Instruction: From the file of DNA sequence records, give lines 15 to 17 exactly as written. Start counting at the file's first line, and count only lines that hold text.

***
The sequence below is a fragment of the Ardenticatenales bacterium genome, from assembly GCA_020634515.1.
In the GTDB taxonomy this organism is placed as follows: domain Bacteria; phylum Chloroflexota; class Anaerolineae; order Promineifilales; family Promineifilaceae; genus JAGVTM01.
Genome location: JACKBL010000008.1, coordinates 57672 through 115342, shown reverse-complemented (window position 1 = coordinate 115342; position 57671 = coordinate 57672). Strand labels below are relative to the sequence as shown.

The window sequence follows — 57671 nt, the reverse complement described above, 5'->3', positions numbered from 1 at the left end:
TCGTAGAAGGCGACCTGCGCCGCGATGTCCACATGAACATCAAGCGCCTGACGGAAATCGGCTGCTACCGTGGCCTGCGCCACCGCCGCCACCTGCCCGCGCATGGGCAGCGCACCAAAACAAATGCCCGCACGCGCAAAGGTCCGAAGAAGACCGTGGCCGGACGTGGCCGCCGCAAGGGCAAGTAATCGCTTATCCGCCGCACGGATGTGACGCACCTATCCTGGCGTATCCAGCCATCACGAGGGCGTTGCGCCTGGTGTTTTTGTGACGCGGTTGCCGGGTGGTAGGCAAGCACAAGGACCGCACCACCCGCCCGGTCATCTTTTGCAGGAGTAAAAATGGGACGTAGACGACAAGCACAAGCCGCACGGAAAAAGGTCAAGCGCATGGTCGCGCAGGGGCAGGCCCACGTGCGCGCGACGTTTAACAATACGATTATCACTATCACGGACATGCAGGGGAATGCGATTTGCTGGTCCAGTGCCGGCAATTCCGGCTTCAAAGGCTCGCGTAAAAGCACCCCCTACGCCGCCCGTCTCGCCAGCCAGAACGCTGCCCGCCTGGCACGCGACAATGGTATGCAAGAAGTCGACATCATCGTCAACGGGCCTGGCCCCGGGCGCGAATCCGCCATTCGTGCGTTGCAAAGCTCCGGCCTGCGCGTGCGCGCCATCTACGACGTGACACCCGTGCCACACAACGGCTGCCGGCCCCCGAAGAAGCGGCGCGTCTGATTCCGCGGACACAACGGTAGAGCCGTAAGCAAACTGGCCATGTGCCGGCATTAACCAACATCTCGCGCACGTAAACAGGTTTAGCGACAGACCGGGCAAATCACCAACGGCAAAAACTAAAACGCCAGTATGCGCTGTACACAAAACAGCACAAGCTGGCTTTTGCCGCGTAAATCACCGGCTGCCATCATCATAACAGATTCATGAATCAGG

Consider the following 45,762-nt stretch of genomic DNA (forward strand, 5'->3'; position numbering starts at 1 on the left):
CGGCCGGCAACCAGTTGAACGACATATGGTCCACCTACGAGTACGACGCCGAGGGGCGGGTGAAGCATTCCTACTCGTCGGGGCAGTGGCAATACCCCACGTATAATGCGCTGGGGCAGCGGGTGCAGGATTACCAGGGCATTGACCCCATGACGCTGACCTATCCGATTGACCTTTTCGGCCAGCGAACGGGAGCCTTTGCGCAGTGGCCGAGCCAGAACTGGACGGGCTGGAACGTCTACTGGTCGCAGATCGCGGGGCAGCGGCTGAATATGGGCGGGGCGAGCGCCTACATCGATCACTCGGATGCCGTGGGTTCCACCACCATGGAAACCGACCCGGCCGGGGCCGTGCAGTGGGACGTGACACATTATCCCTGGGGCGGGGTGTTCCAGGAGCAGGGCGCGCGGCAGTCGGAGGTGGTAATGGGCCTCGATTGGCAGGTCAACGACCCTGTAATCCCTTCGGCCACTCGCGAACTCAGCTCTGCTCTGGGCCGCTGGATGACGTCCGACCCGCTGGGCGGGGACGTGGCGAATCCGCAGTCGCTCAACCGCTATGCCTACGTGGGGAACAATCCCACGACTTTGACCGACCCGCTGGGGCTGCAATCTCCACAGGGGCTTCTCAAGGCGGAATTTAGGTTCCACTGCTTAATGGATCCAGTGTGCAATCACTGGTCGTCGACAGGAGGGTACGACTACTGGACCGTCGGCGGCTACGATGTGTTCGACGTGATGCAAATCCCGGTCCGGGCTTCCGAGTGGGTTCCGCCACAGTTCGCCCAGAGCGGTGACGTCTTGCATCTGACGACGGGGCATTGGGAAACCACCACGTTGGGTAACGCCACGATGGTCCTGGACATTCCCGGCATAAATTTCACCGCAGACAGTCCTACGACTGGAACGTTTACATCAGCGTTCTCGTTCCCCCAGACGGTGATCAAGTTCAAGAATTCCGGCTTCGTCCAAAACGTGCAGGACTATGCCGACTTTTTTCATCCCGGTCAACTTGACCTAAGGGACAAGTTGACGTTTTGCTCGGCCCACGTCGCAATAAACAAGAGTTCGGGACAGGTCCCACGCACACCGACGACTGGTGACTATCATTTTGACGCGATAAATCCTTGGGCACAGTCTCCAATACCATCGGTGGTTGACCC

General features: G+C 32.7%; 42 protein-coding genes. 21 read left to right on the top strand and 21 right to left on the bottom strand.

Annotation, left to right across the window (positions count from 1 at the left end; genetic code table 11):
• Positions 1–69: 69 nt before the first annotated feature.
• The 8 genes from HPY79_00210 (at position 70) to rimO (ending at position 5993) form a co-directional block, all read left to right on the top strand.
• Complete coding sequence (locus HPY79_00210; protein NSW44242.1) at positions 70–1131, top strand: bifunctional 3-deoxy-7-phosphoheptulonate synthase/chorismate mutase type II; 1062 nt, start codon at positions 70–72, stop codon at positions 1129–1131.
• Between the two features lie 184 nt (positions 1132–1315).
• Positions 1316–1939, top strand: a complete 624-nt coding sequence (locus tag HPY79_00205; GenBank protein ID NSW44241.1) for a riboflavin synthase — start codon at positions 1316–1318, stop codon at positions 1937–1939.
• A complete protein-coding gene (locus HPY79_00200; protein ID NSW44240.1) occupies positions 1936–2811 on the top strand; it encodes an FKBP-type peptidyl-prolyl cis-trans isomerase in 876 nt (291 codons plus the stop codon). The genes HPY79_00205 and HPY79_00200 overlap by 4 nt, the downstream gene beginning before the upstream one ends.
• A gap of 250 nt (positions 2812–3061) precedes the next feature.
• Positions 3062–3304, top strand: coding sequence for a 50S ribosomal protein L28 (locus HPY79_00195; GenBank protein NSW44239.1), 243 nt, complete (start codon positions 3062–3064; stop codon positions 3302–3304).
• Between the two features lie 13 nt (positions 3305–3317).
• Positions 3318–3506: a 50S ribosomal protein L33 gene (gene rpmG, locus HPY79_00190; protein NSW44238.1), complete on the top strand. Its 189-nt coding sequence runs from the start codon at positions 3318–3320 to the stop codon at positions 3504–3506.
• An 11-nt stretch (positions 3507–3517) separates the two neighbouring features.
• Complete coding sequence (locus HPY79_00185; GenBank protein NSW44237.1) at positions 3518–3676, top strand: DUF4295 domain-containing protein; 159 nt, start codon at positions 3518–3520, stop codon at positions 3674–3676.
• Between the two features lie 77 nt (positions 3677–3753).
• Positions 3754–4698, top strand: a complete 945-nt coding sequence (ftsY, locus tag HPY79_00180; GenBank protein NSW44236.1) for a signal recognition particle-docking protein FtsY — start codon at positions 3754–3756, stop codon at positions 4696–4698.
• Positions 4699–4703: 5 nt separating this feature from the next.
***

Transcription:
• A complete protein-coding gene (locus HPY79_00200; protein ID NSW44240.1) occupies positions 1936–2811 on the top strand; it encodes an FKBP-type peptidyl-prolyl cis-trans isomerase in 876 nt (291 codons plus the stop codon). The genes HPY79_00205 and HPY79_00200 overlap by 4 nt, the downstream gene beginning before the upstream one ends.
• A gap of 250 nt (positions 2812–3061) precedes the next feature.
• Positions 3062–3304, top strand: coding sequence for a 50S ribosomal protein L28 (locus HPY79_00195; GenBank protein NSW44239.1), 243 nt, complete (start codon positions 3062–3064; stop codon positions 3302–3304).